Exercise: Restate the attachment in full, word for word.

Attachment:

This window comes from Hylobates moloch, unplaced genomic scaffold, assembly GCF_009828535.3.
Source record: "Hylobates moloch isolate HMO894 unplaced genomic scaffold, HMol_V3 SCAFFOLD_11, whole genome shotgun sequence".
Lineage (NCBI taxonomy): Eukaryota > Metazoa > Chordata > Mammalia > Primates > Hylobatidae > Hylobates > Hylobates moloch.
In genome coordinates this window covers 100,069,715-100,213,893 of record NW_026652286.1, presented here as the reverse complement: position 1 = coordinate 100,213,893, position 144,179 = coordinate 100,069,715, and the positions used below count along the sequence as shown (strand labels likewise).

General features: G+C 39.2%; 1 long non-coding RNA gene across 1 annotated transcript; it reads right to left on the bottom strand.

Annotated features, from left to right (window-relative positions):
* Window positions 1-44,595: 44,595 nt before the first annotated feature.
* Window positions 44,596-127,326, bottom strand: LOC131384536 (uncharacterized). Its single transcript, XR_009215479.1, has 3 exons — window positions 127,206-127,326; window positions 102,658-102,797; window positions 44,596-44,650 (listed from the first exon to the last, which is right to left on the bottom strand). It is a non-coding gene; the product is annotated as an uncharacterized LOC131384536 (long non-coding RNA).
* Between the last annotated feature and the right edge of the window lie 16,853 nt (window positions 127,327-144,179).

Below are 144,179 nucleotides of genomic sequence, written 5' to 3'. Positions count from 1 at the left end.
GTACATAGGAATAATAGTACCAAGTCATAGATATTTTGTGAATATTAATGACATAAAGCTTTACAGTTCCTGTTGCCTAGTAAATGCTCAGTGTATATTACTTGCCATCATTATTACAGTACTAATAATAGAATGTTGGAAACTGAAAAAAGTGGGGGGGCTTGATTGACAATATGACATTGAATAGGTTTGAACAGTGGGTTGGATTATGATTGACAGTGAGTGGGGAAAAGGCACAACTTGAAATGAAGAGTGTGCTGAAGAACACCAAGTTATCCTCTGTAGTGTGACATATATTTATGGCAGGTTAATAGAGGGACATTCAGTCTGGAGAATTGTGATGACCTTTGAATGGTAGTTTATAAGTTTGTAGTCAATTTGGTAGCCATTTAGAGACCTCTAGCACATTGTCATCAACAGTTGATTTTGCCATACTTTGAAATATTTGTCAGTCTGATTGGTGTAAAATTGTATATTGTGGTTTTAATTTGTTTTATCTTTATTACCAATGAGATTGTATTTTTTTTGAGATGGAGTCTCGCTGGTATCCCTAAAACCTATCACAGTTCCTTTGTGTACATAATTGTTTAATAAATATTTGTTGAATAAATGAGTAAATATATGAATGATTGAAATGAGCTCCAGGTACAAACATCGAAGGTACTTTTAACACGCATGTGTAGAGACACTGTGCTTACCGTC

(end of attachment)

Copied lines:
This window comes from Hylobates moloch, unplaced genomic scaffold, assembly GCF_009828535.3.
Source record: "Hylobates moloch isolate HMO894 unplaced genomic scaffold, HMol_V3 SCAFFOLD_11, whole genome shotgun sequence".
Lineage (NCBI taxonomy): Eukaryota > Metazoa > Chordata > Mammalia > Primates > Hylobatidae > Hylobates > Hylobates moloch.
In genome coordinates this window covers 100,069,715-100,213,893 of record NW_026652286.1, presented here as the reverse complement: position 1 = coordinate 100,213,893, position 144,179 = coordinate 100,069,715, and the positions used below count along the sequence as shown (strand labels likewise).

General features: G+C 39.2%; 1 long non-coding RNA gene across 1 annotated transcript; it reads right to left on the bottom strand.

Annotated features, from left to right (window-relative positions):
* Window positions 1-44,595: 44,595 nt before the first annotated feature.
* Window positions 44,596-127,326, bottom strand: LOC131384536 (uncharacterized). Its single transcript, XR_009215479.1, has 3 exons — window positions 127,206-127,326; window positions 102,658-102,797; window positions 44,596-44,650 (listed from the first exon to the last, which is right to left on the bottom strand). It is a non-coding gene; the product is annotated as an uncharacterized LOC131384536 (long non-coding RNA).
* Between the last annotated feature and the right edge of the window lie 16,853 nt (window positions 127,327-144,179).

Below are 144,179 nucleotides of genomic sequence, written 5' to 3'. Positions count from 1 at the left end.
GTACATAGGAATAATAGTACCAAGTCATAGATATTTTGTGAATATTAATGACATAAAGCTTTACAGTTCCTGTTGCCTAGTAAATGCTCAGTGTATATTACTTGCCATCATTATTACAGTACTAATAATAGAATGTTGGAAACTGAAAAAAGTGGGGGGGCTTGATTGACAATATGACATTGAATAGGTTTGAACAGTGGGTTGGATTATGATTGACAGTGAGTGGGGAAAAGGCACAACTTGAAATGAAGAGTGTGCTGAAGAACACCAAGTTATCCTCTGTAGTGTGACATATATTTATGGCAGGTTAATAGAGGGACATTCAGTCTGGAGAATTGTGATGACCTTTGAATGGTAGTTTATAAGTTTGTAGTCAATTTGGTAGCCATTTAGAGACCTCTAGCACATTGTCATCAACAGTTGATTTTGCCATACTTTGAAATATTTGTCAGTCTGATTGGTGTAAAATTGTATATTGTGGTTTTAATTTGTTTTATCTTTATTACCAATGAGATTGTATTTTTTTTGAGATGGAGTCTCGCTGGTATCCCTAAAACCTATCACAGTTCCTTTGTGTACATAATTGTTTAATAAATATTTGTTGAATAAATGAGTAAATATATGAATGATTGAAATGAGCTCCAGGTACAAACATCGAAGGTACTTTTAACACGCATGTGTAGAGACACTGTGCTTACCGTC